The Pender Corporate Bond Fund returned 0.8% in May, delivering steady progression amidst a somewhat turbulent market picture.
Strong performers for the Fund in May included our position in debt units of Gran Colombia Gold, which rallied strongly on good earnings results and the company’s successful completion of an anti-dilutive exchange of old convertible notes into new units of notes and warrants. In addition, Aceto Corp convertible notes, acquired in April, gained over 10% in the month as market participants viewed more positively the prospects for the pharma ingredients company’s deleveraging effort. Our recently added position in bonds of Eldorado Gold also performed well as progress was made relating to permitting for Eldorado’s proposed mining development in Greece. Toward the end of May, we saw a rally in a number of US Municipal bond closed-end funds that were acquired earlier in 2018.
The gains above were offset, to a degree, by weakness in a few select high yield issues, such as PHI Inc, as the helicopter operator disappointed investors on the timing of a debt refinancing, allowing its 2019 notes to become a current liability. We are confident in the asset value underpinning PHI and believe this strength, combined with improving operating performance, will result in a successful refinancing of our 2019 bonds in due course. Other areas of weakness included our small (1.5%) exposure to closed-end funds in emerging markets debt, where an ongoing sell-off appears to have created a fairly good risk-reward situation and large closed-end fund discounts.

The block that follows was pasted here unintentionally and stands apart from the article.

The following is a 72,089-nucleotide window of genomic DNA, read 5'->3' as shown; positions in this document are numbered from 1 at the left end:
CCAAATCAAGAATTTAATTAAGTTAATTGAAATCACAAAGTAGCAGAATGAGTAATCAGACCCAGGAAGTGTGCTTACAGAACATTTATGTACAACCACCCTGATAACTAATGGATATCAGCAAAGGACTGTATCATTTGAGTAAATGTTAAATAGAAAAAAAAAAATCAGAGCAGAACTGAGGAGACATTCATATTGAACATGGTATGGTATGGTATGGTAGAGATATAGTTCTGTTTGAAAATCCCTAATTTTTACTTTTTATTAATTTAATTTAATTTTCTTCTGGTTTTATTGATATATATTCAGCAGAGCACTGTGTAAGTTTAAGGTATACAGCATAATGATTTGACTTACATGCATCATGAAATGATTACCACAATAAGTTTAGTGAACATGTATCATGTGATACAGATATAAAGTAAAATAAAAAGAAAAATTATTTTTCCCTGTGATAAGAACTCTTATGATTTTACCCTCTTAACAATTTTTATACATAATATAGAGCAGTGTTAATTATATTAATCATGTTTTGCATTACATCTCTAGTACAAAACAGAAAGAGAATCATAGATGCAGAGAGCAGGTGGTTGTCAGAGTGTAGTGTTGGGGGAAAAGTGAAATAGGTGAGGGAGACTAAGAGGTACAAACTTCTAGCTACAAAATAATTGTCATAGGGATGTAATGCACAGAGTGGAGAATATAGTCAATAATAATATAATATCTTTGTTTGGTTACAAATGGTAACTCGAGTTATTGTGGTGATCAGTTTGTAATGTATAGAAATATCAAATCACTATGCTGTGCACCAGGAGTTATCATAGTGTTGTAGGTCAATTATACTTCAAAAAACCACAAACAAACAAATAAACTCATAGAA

Yes, Virginia, There IS an Alternative
In the aftermath of the financial crisis of 2008-09, investors without much tolerance for short-term losses – call them ‘savers’ – were faced with a rather unappetizing menu of choices. They could either accept extraordinarily small yields on deposit instruments or short term high-quality credit, or they could explore a suite of much more uncertain alternatives. Principal among the options that savers considered under the low interest rate regime were: a) much longer duration government bonds offering marginally higher yields, b) lower quality credit, or c) dividend paying equities. The trade became so common as to pick up a nickname, ‘TINA’, short for “There Is No Alternative,” because the usual alternative to risk-bearing positions, cash or near cash securities, paid effectively nothing.
Times have changed. In early 2016 the 30 year Government of Canada bond yielded over six times the Canadian T-bill rate, now its advantage is less than two times. In early 2016 the S&P 500 dividend yield was over eight times the US T-bill yield, now both yields are approximately equal. In early 2016 US high yield credit’s advantage over T-bill yields was more than 30 times, now it is just more than three times. Compared to extending duration, accepting equity risk, or accepting credit risk, the alternative of just rolling cash-like instruments stands as a far more competitive alternative than it was. Cash is trash no more.